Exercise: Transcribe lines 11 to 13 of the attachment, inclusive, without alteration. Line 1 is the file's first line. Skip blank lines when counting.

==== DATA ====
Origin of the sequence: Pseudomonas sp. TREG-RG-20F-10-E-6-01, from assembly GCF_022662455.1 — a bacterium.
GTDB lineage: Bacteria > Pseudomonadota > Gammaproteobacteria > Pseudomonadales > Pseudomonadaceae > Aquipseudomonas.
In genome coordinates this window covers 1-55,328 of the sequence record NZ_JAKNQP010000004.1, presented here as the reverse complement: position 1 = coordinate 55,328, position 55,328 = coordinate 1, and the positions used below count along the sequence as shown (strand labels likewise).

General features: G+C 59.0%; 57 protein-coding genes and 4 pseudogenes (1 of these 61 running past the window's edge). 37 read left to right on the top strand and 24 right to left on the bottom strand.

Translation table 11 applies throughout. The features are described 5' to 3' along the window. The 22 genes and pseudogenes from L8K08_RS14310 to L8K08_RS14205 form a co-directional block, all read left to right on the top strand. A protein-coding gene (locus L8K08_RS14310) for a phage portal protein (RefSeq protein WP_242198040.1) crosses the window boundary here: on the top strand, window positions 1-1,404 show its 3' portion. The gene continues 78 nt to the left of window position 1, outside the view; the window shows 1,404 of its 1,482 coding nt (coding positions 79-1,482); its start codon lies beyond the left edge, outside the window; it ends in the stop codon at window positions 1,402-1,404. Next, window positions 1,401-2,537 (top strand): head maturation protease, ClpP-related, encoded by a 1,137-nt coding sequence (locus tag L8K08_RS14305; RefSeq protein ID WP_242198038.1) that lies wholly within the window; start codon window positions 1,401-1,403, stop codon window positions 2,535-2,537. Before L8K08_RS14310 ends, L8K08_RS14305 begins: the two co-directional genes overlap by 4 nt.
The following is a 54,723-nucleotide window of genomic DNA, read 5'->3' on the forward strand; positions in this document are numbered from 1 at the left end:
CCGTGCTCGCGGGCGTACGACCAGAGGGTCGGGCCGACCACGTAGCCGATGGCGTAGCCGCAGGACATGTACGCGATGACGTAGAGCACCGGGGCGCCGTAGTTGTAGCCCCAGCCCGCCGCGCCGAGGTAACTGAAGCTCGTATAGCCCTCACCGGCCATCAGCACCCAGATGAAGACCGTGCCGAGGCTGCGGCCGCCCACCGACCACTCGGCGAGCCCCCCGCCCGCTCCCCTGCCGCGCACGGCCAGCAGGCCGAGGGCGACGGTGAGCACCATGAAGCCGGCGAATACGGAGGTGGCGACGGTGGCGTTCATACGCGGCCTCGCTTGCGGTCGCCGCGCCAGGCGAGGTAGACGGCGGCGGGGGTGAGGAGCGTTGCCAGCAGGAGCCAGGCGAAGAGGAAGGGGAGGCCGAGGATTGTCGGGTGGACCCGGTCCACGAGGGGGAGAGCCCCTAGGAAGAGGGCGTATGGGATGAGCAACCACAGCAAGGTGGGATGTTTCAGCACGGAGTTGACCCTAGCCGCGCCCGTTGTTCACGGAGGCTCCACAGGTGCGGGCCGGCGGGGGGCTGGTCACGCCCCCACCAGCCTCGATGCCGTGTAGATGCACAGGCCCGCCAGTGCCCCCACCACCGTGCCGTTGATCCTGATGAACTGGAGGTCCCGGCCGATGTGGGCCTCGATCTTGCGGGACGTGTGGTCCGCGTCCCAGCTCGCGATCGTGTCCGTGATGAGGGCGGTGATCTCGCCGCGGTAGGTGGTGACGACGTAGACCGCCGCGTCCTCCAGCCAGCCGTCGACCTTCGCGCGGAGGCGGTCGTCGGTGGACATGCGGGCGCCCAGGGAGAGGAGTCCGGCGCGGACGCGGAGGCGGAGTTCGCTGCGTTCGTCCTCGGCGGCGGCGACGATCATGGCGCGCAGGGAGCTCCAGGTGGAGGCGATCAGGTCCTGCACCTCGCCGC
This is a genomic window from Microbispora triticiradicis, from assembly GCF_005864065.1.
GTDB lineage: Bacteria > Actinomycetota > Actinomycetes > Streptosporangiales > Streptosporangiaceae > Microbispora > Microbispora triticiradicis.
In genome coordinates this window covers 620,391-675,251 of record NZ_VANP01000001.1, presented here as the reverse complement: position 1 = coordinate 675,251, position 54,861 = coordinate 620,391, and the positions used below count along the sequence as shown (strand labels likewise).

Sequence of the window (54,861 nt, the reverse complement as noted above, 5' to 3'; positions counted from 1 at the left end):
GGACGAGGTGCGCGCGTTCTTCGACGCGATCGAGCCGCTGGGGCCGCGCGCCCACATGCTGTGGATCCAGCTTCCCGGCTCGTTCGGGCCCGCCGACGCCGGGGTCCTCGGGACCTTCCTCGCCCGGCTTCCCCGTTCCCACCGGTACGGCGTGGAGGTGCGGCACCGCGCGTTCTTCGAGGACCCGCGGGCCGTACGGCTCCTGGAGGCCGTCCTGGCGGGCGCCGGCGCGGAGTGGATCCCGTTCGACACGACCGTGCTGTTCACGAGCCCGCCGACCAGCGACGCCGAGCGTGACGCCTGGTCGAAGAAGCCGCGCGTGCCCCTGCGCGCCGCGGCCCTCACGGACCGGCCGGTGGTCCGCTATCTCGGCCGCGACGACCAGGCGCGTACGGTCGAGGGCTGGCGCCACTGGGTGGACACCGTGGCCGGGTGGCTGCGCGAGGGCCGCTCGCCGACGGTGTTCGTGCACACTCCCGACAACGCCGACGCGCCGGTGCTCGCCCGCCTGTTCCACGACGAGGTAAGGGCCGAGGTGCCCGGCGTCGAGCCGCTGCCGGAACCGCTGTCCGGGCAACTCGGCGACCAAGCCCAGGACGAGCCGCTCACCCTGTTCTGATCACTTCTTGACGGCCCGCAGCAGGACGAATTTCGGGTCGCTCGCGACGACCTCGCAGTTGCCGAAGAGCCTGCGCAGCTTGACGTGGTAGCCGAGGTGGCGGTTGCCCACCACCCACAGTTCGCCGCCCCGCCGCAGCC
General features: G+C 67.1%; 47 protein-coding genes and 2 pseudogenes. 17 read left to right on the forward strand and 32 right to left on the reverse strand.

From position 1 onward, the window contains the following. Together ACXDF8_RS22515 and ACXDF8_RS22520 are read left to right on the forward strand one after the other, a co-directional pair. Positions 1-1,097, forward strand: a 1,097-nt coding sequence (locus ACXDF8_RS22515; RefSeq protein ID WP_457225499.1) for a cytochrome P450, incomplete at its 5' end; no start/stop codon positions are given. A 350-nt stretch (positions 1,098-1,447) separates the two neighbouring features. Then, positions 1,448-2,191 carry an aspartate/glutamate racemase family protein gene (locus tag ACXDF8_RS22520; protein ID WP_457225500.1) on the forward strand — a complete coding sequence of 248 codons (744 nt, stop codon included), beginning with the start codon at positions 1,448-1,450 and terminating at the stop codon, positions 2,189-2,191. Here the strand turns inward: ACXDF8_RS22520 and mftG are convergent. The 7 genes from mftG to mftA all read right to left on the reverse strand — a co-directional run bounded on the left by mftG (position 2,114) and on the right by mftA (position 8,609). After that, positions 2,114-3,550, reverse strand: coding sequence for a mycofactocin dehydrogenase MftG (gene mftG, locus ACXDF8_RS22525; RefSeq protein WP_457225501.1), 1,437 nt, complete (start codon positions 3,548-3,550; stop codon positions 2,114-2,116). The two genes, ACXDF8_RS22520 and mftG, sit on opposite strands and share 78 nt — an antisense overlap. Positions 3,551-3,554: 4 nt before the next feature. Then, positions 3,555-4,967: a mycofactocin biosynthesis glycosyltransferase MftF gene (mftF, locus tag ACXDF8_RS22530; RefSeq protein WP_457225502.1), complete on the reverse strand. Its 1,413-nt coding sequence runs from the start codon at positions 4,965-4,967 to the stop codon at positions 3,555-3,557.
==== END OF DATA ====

Sequence of the window (54,861 nt, the reverse complement as noted above, 5' to 3'; positions counted from 1 at the left end):
GGACGAGGTGCGCGCGTTCTTCGACGCGATCGAGCCGCTGGGGCCGCGCGCCCACATGCTGTGGATCCAGCTTCCCGGCTCGTTCGGGCCCGCCGACGCCGGGGTCCTCGGGACCTTCCTCGCCCGGCTTCCCCGTTCCCACCGGTACGGCGTGGAGGTGCGGCACCGCGCGTTCTTCGAGGACCCGCGGGCCGTACGGCTCCTGGAGGCCGTCCTGGCGGGCGCCGGCGCGGAGTGGATCCCGTTCGACACGACCGTGCTGTTCACGAGCCCGCCGACCAGCGACGCCGAGCGTGACGCCTGGTCGAAGAAGCCGCGCGTGCCCCTGCGCGCCGCGGCCCTCACGGACCGGCCGGTGGTCCGCTATCTCGGCCGCGACGACCAGGCGCGTACGGTCGAGGGCTGGCGCCACTGGGTGGACACCGTGGCCGGGTGGCTGCGCGAGGGCCGCTCGCCGACGGTGTTCGTGCACACTCCCGACAACGCCGACGCGCCGGTGCTCGCCCGCCTGTTCCACGACGAGGTAAGGGCCGAGGTGCCCGGCGTCGAGCCGCTGCCGGAACCGCTGTCCGGGCAACTCGGCGACCAAGCCCAGGACGAGCCGCTCACCCTGTTCTGATCACTTCTTGACGGCCCGCAGCAGGACGAATTTCGGGTCGCTCGCGACGACCTCGCAGTTGCCGAAGAGCCTGCGCAGCTTGACGTGGTAGCCGAGGTGGCGGTTGCCCACCACCCACAGTTCGCCGCCCCGCCGCAGCC
General features: G+C 67.1%; 47 protein-coding genes and 2 pseudogenes. 17 read left to right on the forward strand and 32 right to left on the reverse strand.